Confession time: I do not own an mp3 player.
Nope, if I want to listen to music, I have to be in my car or at my computer or someplace I can plug in my small but better-than-nothing boombox.
And I’m OK with that.
I had a Walkman or two when I was growing up, but since then I’ve never really felt the need to own a portable music-playing device. For those of you who don’t remember the 1980s, a Walkman was a portable battery-operated gadget that usually included both an AM/FM radio and a cassette player and that allowed you to listen to music through headphones so you weren’t inflicting Motley Crue or LL Cool J or Weird Al or whoever on the people around you. Walkmans went through AA batteries faster than a competitive eater goes through hot dogs, and they usually ate tapes after too many plays as well, but we still thought they were a pretty neat thing to have.
(Also, a cassette was a rectangular plastic thing that could hold a recording of music or anything else audible on a long strip of magnetic tape that wound from one spool to another within the cassette. Cassettes broke a lot, but they were versatile and convenient for their time.)
But the thing was, I didn’t actually use my Walkman all that often. If I wanted to listen to music at home, I’d use a radio or boom box or the home stereo or whatever was convenient. And it wasn’t often that I wanted to listen to music on the go, either–though on family car trips the Walkmans our parents bought my sister and me (probably for this very reason) spared us many a squabble over control of the car stereo. I like music plenty, but most of the time my music jones was satisfied by what I’d heard on the radio as I was waking up and what I’d play on the stereo when I got home from school, and I didn’t need much else.
One thing I noticed about Walkmen was that headphones tended to isolate people. Any given person who was wearing a pair may or may not have been trying to cut off human contact, but people in general were much more reluctant to try to speak to headphone wearers than to other folks. Sure, sometimes not having to deal with people is nice, but most of the time I felt like I wanted to at least be available and approachable if somebody (or at least somebody I didn’t actively dislike) wanted to talk to me. Even today, on the public buses, earphones send a signal that a person doesn’t want to be approached. I half suspect that some people just wear the earphones without even listening to anything, just to ward off other humans.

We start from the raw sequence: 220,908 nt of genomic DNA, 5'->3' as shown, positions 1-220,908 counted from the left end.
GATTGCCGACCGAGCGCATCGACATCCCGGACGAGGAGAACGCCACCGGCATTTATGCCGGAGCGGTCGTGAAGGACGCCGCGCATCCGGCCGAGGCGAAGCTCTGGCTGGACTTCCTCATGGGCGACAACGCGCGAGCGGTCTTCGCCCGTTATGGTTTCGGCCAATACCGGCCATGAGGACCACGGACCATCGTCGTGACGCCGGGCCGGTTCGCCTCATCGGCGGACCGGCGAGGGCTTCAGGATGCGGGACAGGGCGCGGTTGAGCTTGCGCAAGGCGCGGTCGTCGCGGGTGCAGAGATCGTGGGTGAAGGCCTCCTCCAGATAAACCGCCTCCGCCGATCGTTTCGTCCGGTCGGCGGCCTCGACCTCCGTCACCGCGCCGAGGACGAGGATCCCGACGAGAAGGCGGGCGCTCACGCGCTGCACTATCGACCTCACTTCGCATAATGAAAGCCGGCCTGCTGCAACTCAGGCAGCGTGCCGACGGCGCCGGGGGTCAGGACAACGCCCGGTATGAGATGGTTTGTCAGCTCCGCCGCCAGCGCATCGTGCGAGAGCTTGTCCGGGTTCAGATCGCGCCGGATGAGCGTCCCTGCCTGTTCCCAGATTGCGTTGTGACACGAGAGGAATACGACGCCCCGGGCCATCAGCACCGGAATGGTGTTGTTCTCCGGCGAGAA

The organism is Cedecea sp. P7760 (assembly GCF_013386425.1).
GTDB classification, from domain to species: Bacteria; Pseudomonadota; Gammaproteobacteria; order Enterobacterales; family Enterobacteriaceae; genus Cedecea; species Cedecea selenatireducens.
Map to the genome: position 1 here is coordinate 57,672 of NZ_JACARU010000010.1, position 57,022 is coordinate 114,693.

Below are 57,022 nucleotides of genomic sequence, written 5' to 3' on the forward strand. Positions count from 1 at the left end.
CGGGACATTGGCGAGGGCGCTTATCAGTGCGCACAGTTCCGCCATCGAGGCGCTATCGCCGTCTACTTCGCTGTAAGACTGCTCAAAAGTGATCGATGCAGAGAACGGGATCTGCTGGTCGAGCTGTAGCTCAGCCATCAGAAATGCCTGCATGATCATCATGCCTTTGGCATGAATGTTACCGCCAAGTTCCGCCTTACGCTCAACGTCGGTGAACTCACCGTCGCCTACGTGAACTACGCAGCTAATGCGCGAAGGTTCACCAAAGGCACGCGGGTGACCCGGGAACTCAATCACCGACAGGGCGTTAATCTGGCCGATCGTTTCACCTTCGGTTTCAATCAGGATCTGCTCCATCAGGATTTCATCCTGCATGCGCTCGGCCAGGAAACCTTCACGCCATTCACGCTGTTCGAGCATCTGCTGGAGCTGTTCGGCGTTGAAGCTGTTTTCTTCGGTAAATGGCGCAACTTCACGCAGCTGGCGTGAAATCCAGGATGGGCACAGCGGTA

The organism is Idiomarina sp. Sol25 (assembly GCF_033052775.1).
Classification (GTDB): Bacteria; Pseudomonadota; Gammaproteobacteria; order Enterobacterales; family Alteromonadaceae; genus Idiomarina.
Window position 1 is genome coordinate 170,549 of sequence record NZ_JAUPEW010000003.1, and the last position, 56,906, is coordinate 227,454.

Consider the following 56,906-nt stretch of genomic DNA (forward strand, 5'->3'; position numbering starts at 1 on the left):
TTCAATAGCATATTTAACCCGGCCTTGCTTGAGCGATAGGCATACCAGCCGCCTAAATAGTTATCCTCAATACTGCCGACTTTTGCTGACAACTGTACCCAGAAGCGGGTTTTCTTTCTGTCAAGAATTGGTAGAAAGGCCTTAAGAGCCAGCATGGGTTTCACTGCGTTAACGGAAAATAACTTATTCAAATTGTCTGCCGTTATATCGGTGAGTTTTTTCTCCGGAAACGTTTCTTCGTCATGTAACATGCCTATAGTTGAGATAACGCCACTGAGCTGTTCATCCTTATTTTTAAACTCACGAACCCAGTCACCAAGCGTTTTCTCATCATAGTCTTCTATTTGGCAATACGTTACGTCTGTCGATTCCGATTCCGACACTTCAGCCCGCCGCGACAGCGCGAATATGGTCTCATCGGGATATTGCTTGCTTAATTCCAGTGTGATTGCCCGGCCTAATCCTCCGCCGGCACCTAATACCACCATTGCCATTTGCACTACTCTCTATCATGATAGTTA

Another thing I noticed was that, for some people, listening to music or at least having some playing in the background seemed to be a compulsion, a need. The first place this became painfully apparent to me was when a high-school friend confessed to a group of us that she listened to music all the time because she was afraid of silence. It hadn’t occurred to me that silence was a thing you could be afraid of, but she got me thinking about why someone might have that fear and what it must be like. The second place was in one of my first post-college jobs, which was in an office where we were subjected all day to a certain local radio station, probably chosen for its inoffensive song selection. (Note to self: “How that station represents everything that is abominable about radio today” would make a good topic for a post.) It was as though the denizens of the office had collectively agreed that even tiresome repetitions of the same grating pop hits were better than an hour without music (or even, heaven forbid, different music).
Now, different people like different things, and I’m not out to criticize anyone’s taste in music or anyone’s preference for where or when or how often they listen to it. There’s nothing at all wrong with Walkmans or radios or mp3 players or music. Do not take my own habits as either typical or prescriptive; you do what works for you.
What I do want to encourage you to do is to think about your music-listening habits and why they are what they are. Do you typically listen to music simply because you want to, or because you feel like you need to? If you feel like you need to listen to music, why do you suppose that is? Does it provide some benefit, like helping you stay awake or motivated, or is it a way of avoiding something, like silence or conversation? (Some needs, after all, are legitimate needs; others are symptoms of a bigger problem.)
If listening to music is simply a source of pleasure for you, well and good. But if it’s an addiction or a response to the fear of something, seeing that fact is the first step to freeing yourself from what holds you prisoner. And if it’s a way to avoid interacting with people, maybe it’s time to stop shutting out the world–and depriving the rest of us of what you have to offer.